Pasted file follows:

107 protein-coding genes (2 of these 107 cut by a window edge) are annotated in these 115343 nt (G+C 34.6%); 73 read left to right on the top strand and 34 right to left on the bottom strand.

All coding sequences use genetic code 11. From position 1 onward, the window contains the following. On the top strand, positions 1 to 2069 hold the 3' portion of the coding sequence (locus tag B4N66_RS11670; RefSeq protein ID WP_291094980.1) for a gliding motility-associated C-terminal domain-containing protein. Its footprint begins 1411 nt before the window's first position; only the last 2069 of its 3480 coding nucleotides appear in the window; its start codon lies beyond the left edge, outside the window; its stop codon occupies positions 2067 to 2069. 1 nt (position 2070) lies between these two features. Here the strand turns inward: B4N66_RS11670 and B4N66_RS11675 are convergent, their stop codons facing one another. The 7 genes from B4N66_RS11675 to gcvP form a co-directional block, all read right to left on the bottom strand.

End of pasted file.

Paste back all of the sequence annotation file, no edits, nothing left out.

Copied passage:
107 protein-coding genes (2 of these 107 cut by a window edge) are annotated in these 115343 nt (G+C 34.6%); 73 read left to right on the top strand and 34 right to left on the bottom strand.

All coding sequences use genetic code 11. From position 1 onward, the window contains the following. On the top strand, positions 1 to 2069 hold the 3' portion of the coding sequence (locus tag B4N66_RS11670; RefSeq protein ID WP_291094980.1) for a gliding motility-associated C-terminal domain-containing protein. Its footprint begins 1411 nt before the window's first position; only the last 2069 of its 3480 coding nucleotides appear in the window; its start codon lies beyond the left edge, outside the window; its stop codon occupies positions 2067 to 2069. 1 nt (position 2070) lies between these two features. Here the strand turns inward: B4N66_RS11670 and B4N66_RS11675 are convergent, their stop codons facing one another. The 7 genes from B4N66_RS11675 to gcvP form a co-directional block, all read right to left on the bottom strand.